British student can be extradited to US over website

January 13, 2012

A British student who created a website allowing people to watch films and TV shows for free can be extradited to the the US to answer copyright infringement allegations, a court ruled Friday.

Richard O'Dwyer, a 23-year-old student at Sheffield Hallam University in northern England, allegedly earned thousands of pounds (dollars) through advertising on the TVShack website before it was closed down by US authorities.

He faces jail if found guilty of the charges, which were brought after a crackdown by the US Immigration and Customs Enforcement agency.

His lawyer Ben Cooper indicated during the hearing at London's Westminster Magistrates Court that he would appeal the decision, which if implemented would make O'Dwyer the first British citizen to be extradited for such an offence.

"I am obviously disappointed with the judge's decision today," O'Dwyer said outside court, but added that he had "faith" that he could win an appeal.

His mother Julia O'Dwyer, from Chesterfield in northern England, was close to tears when she came out of the hearing and said she was "disgusted".

In a statement she condemned Britain's extradition treaty with the United States, saying: "Why are we pandering to the US in this way? I'm appalled. We will look to appeal to a higher court without delay."

Cooper had argued in court that the did not store copyright material itself and merely directed users to other sites, making it similar to .

The lawyer also argued that his client was being used as a "guinea pig" for copyright law in the United States.

But District Judge Quentin Purdy ruled the extradition could go ahead.

He said he was satisfied that the alleged conduct would constitute an offence under British law, adding that although facing trial abroad was "daunting", it was important that justice worked across borders.

"Enforcement of cross-border criminal justice is intended, in part at least, to ensure alleged victims of crime and the wider public confidence in criminal justice is not thwarted by national borders," he said.

The heard that after O'Dwyer was arrested in London in November 2010, he admitted to police that he owned and and earned about £15,000 (18,000 euros, $23,000) a month from online advertising.

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not rated yet Jan 13, 2012
Ahhhh, next up, extradition of American 'free choice' advocates to Saudi Arabia for the offence of soliciting abortion...penalty..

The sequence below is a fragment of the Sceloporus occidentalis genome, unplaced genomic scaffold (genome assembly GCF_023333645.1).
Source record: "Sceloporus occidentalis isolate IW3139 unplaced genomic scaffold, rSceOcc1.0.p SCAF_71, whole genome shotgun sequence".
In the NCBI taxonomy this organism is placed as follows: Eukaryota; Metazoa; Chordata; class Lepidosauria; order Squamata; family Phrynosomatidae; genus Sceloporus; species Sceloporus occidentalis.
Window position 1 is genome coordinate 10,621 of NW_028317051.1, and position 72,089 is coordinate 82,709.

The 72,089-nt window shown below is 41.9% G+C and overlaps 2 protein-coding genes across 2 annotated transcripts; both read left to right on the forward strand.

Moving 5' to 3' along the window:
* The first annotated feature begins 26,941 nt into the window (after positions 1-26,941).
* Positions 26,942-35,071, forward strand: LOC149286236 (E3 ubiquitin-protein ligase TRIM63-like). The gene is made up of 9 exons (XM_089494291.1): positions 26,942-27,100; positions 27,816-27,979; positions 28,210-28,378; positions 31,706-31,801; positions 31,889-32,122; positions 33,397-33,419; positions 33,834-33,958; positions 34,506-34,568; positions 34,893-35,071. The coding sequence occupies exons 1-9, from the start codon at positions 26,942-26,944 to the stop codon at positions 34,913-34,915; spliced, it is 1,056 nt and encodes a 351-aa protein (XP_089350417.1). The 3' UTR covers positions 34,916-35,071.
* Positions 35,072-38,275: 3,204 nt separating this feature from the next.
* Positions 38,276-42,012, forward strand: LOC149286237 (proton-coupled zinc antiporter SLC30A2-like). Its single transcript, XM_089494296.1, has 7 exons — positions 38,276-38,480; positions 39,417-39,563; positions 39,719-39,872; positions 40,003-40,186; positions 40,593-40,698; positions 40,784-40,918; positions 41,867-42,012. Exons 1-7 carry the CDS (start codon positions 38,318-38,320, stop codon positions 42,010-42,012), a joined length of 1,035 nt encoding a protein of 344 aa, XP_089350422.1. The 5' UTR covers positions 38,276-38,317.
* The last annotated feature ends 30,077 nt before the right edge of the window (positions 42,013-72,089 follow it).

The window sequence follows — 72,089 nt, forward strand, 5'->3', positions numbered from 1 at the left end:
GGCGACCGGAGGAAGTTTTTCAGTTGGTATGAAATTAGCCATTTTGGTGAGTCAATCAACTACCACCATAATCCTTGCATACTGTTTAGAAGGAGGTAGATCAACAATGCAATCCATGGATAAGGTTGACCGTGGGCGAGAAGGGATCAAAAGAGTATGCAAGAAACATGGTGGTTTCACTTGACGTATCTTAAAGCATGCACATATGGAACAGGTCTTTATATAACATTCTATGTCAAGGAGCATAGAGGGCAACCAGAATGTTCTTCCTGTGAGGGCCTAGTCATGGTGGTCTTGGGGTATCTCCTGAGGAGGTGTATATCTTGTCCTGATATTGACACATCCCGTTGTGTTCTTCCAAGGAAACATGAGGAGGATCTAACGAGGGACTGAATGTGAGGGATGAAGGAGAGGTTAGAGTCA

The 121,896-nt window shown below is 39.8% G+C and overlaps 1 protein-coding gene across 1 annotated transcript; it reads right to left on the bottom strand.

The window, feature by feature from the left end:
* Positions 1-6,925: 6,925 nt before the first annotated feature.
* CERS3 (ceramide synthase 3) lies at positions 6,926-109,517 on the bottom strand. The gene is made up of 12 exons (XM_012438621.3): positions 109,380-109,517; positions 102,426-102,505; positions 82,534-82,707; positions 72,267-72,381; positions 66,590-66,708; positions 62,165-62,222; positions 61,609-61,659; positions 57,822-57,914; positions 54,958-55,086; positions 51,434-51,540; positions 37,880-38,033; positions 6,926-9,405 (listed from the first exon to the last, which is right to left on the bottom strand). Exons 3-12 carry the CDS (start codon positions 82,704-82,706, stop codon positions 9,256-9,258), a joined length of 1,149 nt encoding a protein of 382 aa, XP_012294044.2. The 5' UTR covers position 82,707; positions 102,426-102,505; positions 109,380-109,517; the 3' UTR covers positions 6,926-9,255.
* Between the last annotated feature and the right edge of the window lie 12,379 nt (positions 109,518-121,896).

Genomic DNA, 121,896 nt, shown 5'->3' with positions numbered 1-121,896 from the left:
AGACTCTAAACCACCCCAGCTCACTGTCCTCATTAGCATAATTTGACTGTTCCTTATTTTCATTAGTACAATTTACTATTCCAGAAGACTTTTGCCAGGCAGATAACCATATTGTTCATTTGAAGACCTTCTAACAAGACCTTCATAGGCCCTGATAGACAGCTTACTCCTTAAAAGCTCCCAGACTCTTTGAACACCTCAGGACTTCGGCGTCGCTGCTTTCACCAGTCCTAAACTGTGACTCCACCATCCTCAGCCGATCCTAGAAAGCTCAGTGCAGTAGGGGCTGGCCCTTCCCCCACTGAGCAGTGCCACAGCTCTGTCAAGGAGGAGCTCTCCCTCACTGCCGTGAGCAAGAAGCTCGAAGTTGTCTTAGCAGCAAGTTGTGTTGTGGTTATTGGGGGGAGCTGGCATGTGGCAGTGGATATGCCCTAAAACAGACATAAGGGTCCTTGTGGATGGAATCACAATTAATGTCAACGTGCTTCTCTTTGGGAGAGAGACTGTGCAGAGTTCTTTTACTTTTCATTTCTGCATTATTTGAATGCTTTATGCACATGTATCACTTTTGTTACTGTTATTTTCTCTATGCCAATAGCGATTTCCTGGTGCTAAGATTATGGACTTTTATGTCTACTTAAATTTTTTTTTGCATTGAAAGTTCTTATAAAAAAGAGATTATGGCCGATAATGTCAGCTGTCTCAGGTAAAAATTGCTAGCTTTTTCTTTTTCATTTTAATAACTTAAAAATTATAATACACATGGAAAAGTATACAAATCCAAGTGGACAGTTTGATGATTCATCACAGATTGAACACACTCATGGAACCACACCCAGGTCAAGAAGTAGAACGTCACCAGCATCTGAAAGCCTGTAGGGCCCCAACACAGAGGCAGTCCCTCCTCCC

STONED TO DEATH! And next up, extradition of the Texas prosecutor of that Jeffs creep as soon as he converts to Islam, cuz what he did is legal there, and that prosecutor is now an 'Insulter of Islam' and can be taken to Taliban Pakistan to be tortured and put to death there. Not to mention that China can now extradite American citizens for 'anti-Chinese activities' for demonstrating for Taiwanese freedom, etc. This is a two edged sword, and the way is open for any tin pot dictator to grab American citizens off the street for violating any weird foreign or Sharia law. The Saudis could concievably grab the wives of politicians for forced female genital mutilation, or force mass conversion of whole populations under pain of death in a foreign country. Just threaten the oil supply even a little bit....
1 / 5 (1) Jan 13, 2012
You got it backward. so far it's the US which wants to grab British citizens. so which tin pot dictator are you referring to? Obama?
4 / 5 (4) Jan 13, 2012
Since there are extradition treaties between Yankville and England, the extradition is a legally sanctioned matter.

My understanding is that in this case the Judge believes that pointing to a pirate file is a violation of British law as well as American law and hence the extradition is justified.

It occurs to me that the illegality of pointing to a pirate file is a violation of a fundamental right to free speech, and as we all know, America is a hypocrite nation.

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